Discussion:
Kings Cross and Euston
(too old to reply)
Basil Jet
2020-05-17 18:18:13 UTC
Permalink
I'm catching up with the rather excellent "The Architecture The Railways
Built" on channel "Yesterday". They mention that Kings Cross was listed
in 1954 as one of the oldest London termini, after Euston. Which kind of
begs the question, why wasn't Euston listed as well? Or was it
demolished in the 1960s despite being already listed? I had previously
been led to believe that the concept of listed buildings only came about
after outrage at the demolition of Euston, but that would appear to be
incorrect.
--
Basil Jet recently enjoyed listening to
James White - 1983 - James White's Flaming Demonics
Mark Goodge
2020-05-17 19:49:14 UTC
Permalink
Post by Basil Jet
I'm catching up with the rather excellent "The Architecture The Railways
Built" on channel "Yesterday". They mention that Kings Cross was listed
in 1954 as one of the oldest London termini, after Euston. Which kind of
begs the question, why wasn't Euston listed as well? Or was it
demolished in the 1960s despite being already listed? I had previously
been led to believe that the concept of listed buildings only came about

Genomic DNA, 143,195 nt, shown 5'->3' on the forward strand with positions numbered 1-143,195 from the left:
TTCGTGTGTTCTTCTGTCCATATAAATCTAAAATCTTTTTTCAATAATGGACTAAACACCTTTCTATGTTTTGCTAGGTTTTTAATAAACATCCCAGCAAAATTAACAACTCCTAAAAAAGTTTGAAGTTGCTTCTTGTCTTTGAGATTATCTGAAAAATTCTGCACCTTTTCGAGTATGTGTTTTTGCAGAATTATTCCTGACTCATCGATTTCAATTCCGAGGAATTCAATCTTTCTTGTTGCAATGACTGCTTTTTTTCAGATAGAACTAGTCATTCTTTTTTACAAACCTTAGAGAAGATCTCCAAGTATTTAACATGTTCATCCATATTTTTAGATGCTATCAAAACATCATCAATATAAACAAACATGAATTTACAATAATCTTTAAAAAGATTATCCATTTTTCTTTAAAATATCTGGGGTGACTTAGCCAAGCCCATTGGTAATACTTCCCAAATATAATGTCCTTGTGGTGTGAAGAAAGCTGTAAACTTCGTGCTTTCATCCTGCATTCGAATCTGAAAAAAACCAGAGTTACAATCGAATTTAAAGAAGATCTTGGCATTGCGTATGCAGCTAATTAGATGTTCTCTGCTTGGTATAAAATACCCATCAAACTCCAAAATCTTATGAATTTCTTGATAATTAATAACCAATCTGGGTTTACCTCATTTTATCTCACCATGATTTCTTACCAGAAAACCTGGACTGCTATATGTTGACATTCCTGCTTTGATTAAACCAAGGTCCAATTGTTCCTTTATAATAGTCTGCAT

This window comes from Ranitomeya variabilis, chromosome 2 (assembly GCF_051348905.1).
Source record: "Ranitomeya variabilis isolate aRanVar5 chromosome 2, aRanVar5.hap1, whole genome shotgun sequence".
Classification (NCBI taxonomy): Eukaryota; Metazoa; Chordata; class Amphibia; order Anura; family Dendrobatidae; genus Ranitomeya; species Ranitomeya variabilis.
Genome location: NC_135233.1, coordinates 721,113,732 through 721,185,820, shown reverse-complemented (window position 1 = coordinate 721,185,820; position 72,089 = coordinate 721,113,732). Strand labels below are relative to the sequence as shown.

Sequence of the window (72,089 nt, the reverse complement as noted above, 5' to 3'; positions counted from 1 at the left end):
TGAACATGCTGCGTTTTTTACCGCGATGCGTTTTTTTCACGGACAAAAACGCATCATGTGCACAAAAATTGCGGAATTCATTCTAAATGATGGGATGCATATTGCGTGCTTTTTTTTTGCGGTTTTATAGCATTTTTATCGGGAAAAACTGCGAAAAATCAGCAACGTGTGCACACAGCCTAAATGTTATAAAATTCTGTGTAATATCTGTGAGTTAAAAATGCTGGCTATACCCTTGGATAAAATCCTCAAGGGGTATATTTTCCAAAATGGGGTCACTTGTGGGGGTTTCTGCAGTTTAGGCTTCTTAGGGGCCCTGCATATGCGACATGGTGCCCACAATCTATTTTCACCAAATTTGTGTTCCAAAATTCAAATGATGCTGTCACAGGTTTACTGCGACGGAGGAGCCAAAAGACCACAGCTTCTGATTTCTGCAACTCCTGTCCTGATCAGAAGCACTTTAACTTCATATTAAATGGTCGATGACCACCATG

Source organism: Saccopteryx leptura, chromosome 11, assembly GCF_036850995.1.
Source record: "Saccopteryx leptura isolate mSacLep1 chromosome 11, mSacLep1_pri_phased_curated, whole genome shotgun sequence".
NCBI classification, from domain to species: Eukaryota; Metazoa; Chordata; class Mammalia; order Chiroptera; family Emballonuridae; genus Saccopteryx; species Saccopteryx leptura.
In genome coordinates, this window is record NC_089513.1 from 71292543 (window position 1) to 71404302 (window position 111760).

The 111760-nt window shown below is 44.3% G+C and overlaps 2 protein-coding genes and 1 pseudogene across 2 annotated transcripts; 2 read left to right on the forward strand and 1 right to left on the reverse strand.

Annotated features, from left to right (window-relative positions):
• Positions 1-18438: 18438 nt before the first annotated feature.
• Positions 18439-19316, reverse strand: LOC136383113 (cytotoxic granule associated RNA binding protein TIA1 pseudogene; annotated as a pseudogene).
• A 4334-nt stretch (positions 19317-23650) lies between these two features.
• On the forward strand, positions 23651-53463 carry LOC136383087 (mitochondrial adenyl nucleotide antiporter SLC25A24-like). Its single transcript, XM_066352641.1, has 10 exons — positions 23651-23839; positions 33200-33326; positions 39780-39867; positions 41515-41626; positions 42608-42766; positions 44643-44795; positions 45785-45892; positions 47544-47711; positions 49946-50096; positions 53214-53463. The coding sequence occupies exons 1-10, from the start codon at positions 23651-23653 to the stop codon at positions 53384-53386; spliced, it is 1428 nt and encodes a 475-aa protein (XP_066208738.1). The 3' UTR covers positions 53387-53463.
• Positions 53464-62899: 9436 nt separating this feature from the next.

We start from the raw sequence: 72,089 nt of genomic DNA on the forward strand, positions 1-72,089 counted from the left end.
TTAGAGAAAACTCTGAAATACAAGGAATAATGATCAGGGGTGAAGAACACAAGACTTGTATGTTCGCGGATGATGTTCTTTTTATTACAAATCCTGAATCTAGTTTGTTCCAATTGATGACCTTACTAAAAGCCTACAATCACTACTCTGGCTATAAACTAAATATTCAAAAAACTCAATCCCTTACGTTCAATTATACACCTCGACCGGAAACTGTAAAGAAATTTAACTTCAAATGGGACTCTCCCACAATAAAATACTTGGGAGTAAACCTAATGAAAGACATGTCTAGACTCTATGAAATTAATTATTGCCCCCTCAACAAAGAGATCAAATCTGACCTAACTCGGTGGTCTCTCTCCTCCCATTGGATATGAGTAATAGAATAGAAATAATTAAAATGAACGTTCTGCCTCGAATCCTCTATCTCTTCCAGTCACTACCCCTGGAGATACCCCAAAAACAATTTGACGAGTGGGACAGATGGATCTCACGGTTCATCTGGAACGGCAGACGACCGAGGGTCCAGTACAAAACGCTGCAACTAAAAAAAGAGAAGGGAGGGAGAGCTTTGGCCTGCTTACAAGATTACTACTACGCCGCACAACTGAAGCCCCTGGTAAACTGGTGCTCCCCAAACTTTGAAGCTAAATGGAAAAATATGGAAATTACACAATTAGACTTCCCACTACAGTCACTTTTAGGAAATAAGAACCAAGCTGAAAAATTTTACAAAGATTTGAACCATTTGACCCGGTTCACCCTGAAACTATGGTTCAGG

after outrage at the demolition of Euston, but that would appear to be
incorrect.
The first national list of protected buildings was created by the Town
and Country Planning Act 1947. Prior to that, individual local
authorities could, and some did, protect major monuments (eg, the likes
ot Stonehenge, or ancient cathedrals) from modification or removal, but
it was a somewhat haphazard approach.

The reason Kings Cross was listed and Euston wasn't, is that Euston had
already been signficiantly modified internally by then whereas Kings
Cross hadn't. So there wasn't much about Euston station itself which
merited preserving.

The issue at Euston was specifically the arch. That wasn't listed in the
years immediately following the creation of the TCPA, because at the
time it wasn't generally policy to list only part of a whole, and it was
felt that the arch had no significance apart from the rest of the
station - which, in itself, didn't merit listing. And then in the 1960s,
the government decided not to list the arch because they felt that to do
so would impose unreasonable costs on the British Transport Commission's
plans to rebuild the station. The minister who made the final decision
was Ernest Marples, a name which is likely to be familiar to readers in
these parts.

Despite the level of controversy at the time, the demolition of the arch
didn't really prompt any change in listed buildings policy, almost
certainly because the government was entirely complicit in approving the
arch's destruction and had no desire to do anything which might paint
its own actions in a bad light.

What later did trigger a change was the demolition the art deco
Firestone factory in 1980. In this case, it was suspected that the
government ws planning to list it, so the owners demolished it rapidly
(over a bank holiday weekend!) before that could happen. In response to